I wouldn't run a Windows box without a Kerio Personal Firewall if for no other reason than to be informed when applications which have no business accessing the Internet are trying to do so (and to have the option of blocking them.)
posted by Zed_Lopez at 1:45 PM on February 7, 2005


As long as you change the default password to something non-obvious, your router with WEP enabled should offer all the protection you are likely to need in terms of intrusion prevention.

That's debatable given that even WEP has potential security problems.

There are some well-known free software utilities that will even pick-up non-broadcast SSID's, with WEP enabled authentication and still implement man-in-the-middle attacks quite easily (provided the user accepts the non-standard certificate).

As to the original posters question, there is little to no harm in running an additional firewall and I would recommend that you do. As Zed_Lopez mentioned, sometimes machine-based firewalls are good at reminding you that you should not only concern yourself with incoming threats, but what might be coming from your machine and internet connection.
posted by purephase at 2:05 PM on February 7, 2005


I've never had real problems with ZoneAlarm, and I like that it tells me when software is trying to make a connection. I've been tipped off to some spyware this way.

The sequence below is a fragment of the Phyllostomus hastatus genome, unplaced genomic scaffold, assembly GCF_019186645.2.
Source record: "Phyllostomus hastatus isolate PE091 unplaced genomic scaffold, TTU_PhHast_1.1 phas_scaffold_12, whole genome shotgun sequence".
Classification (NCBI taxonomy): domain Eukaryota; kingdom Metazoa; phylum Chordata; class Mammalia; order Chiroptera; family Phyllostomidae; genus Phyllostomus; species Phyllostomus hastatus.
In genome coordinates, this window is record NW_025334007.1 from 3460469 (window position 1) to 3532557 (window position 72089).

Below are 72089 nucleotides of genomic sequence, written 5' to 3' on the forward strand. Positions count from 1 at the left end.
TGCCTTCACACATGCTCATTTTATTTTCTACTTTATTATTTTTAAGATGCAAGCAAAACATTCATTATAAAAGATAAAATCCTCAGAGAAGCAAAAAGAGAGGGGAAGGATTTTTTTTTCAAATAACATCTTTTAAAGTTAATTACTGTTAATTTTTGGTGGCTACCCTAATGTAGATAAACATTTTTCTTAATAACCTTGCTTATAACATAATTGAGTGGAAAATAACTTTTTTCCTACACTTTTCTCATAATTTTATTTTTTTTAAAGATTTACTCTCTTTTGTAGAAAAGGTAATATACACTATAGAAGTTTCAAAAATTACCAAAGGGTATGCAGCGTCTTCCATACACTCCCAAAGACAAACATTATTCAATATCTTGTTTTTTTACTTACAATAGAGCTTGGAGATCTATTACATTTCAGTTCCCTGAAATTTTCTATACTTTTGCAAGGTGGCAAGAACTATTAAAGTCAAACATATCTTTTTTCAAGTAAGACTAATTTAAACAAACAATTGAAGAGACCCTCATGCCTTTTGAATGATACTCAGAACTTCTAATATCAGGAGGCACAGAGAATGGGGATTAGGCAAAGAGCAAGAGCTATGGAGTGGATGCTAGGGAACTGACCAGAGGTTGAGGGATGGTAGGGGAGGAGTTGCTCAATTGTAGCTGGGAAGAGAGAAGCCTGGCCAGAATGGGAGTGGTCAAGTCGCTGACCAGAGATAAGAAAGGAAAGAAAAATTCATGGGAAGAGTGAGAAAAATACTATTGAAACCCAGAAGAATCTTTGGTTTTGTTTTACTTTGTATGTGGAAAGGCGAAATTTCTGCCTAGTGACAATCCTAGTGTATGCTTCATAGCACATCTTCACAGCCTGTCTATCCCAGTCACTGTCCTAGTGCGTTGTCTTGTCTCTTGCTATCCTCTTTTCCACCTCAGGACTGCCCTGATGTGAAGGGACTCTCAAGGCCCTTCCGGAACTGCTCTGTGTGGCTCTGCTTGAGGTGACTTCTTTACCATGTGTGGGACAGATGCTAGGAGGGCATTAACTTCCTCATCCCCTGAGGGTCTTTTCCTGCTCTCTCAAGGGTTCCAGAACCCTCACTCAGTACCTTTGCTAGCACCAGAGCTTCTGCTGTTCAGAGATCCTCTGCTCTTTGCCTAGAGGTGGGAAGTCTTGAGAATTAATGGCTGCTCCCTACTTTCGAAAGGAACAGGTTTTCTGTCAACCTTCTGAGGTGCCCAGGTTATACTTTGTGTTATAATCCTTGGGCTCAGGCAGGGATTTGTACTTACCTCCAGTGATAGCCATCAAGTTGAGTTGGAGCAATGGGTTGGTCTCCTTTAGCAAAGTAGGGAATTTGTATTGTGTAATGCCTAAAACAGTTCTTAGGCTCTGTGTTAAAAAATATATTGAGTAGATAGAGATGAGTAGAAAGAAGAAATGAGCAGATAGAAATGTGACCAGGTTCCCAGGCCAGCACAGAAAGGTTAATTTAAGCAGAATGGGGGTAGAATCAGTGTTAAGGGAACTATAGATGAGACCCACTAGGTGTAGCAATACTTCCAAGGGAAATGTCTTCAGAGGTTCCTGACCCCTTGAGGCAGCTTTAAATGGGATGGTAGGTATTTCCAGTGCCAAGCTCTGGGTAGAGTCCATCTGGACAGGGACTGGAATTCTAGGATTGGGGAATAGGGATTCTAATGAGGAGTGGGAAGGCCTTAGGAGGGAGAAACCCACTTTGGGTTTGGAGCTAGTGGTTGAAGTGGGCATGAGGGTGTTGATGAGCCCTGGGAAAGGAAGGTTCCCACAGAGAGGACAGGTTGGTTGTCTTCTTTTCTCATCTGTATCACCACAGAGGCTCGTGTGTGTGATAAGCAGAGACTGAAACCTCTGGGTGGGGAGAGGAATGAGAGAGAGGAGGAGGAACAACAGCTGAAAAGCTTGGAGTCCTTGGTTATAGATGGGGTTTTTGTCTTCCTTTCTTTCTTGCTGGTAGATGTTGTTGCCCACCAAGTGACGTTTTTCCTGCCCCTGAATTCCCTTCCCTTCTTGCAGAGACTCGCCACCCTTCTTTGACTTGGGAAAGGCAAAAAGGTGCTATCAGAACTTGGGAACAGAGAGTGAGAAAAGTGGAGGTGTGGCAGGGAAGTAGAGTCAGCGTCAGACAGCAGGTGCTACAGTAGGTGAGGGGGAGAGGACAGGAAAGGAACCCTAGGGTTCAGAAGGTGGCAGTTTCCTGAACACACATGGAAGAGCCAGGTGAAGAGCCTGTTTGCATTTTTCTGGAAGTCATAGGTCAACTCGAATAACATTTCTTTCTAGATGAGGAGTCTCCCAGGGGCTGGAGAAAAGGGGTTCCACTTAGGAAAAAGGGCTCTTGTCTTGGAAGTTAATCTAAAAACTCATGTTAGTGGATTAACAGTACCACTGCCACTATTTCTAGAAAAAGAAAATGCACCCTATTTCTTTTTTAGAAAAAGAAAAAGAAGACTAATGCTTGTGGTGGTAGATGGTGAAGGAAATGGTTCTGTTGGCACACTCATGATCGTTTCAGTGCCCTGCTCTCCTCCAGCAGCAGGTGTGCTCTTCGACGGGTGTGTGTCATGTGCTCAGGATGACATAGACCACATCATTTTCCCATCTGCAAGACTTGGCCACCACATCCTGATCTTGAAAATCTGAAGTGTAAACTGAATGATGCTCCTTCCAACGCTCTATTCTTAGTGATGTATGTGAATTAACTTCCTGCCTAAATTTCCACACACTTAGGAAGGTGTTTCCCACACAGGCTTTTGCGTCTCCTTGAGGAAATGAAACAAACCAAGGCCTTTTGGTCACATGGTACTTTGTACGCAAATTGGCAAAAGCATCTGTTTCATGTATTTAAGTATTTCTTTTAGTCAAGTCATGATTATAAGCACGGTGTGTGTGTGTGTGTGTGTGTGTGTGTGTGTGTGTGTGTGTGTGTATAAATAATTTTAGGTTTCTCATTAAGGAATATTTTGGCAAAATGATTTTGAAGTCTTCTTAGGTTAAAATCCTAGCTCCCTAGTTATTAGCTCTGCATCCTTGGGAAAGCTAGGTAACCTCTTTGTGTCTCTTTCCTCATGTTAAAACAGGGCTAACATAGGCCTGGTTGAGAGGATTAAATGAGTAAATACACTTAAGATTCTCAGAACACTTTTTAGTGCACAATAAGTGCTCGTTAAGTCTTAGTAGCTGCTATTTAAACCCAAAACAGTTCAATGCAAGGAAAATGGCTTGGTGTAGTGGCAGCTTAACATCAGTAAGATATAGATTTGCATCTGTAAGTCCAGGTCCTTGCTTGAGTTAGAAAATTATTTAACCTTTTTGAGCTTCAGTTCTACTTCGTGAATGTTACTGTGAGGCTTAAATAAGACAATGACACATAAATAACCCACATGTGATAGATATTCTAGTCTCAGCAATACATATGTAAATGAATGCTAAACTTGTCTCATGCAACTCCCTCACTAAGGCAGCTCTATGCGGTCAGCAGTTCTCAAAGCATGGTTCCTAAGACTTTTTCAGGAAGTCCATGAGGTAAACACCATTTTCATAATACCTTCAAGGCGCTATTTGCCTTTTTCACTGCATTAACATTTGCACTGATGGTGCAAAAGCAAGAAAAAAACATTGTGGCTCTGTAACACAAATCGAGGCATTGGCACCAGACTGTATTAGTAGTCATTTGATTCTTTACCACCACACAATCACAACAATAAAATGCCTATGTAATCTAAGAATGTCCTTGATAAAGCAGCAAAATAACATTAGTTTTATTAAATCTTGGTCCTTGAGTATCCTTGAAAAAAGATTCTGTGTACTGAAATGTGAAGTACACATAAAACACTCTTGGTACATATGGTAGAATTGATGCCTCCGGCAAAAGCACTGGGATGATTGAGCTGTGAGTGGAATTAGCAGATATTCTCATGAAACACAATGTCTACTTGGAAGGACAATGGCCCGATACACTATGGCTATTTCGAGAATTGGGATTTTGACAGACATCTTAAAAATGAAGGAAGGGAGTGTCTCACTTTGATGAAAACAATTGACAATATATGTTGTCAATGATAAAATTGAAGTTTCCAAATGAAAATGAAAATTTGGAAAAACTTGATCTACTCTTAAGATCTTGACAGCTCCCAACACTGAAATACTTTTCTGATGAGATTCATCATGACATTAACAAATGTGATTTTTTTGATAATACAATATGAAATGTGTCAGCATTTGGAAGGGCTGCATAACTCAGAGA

posted by Tubes at 3:50 PM on February 7, 2005


I use both the router's firewall and Kerio 2.x. I prefer Kerio to ZA now because I can do some very specific access blocking.

I don't worry about this machine being compromised from without: that's what the router firewall is going to prevent. However, the router provides absolutely no protection against software that wants to go *out* -- like the odd DNS requests being made to a Chinese site by Azureus. Dunno what that was about, but it was blocked.
posted by five fresh fish at 4:23 PM on February 7, 2005


i suspect (wag) you acidentally blocked a connection in zone alarm that is critical to something like dhcp. unfortunately it's easy to get a bit click-happy and block everything that comes up. is there some way to reset zone alarm so that it loses all its rules and prompts again for each new connection? if so, try that, and spend some time understanding each alert.

i haven't used zone alarm for some time, but when i did, it seemed to work as advertised. these days i use kerio. even if you're ok behind this router, are you sure you're never going to use your laptop elsewhere? having a firewall running by default is a good idea, imho.